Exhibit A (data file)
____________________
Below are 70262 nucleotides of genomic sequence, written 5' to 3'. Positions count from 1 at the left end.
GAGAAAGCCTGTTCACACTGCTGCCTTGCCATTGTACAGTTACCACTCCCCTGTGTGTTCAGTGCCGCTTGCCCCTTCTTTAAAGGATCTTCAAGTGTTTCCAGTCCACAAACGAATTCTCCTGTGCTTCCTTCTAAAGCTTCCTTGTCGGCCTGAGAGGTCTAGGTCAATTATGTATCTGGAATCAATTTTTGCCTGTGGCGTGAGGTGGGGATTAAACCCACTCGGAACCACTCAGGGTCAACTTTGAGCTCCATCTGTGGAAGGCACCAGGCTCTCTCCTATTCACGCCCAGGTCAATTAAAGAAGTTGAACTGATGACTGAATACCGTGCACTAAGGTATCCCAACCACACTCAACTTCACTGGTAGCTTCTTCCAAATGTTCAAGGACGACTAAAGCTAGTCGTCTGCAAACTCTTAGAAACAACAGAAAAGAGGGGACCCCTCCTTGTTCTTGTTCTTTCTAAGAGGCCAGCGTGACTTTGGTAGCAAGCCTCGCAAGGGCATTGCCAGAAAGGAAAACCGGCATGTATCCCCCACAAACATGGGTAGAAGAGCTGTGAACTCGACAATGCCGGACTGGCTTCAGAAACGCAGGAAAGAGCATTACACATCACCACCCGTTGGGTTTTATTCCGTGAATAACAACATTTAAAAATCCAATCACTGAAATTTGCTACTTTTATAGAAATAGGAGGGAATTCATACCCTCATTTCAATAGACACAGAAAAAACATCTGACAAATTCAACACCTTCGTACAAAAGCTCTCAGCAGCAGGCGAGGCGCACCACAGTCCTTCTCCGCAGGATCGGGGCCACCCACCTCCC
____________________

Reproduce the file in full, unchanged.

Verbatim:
Below are 70262 nucleotides of genomic sequence, written 5' to 3'. Positions count from 1 at the left end.
GAGAAAGCCTGTTCACACTGCTGCCTTGCCATTGTACAGTTACCACTCCCCTGTGTGTTCAGTGCCGCTTGCCCCTTCTTTAAAGGATCTTCAAGTGTTTCCAGTCCACAAACGAATTCTCCTGTGCTTCCTTCTAAAGCTTCCTTGTCGGCCTGAGAGGTCTAGGTCAATTATGTATCTGGAATCAATTTTTGCCTGTGGCGTGAGGTGGGGATTAAACCCACTCGGAACCACTCAGGGTCAACTTTGAGCTCCATCTGTGGAAGGCACCAGGCTCTCTCCTATTCACGCCCAGGTCAATTAAAGAAGTTGAACTGATGACTGAATACCGTGCACTAAGGTATCCCAACCACACTCAACTTCACTGGTAGCTTCTTCCAAATGTTCAAGGACGACTAAAGCTAGTCGTCTGCAAACTCTTAGAAACAACAGAAAAGAGGGGACCCCTCCTTGTTCTTGTTCTTTCTAAGAGGCCAGCGTGACTTTGGTAGCAAGCCTCGCAAGGGCATTGCCAGAAAGGAAAACCGGCATGTATCCCCCACAAACATGGGTAGAAGAGCTGTGAACTCGACAATGCCGGACTGGCTTCAGAAACGCAGGAAAGAGCATTACACATCACCACCCGTTGGGTTTTATTCCGTGAATAACAACATTTAAAAATCCAATCACTGAAATTTGCTACTTTTATAGAAATAGGAGGGAATTCATACCCTCATTTCAATAGACACAGAAAAAACATCTGACAAATTCAACACCTTCGTACAAAAGCTCTCAGCAGCAGGCGAGGCGCACCACAGTCCTTCTCCGCAGGATCGGGGCCACCCACCTCCC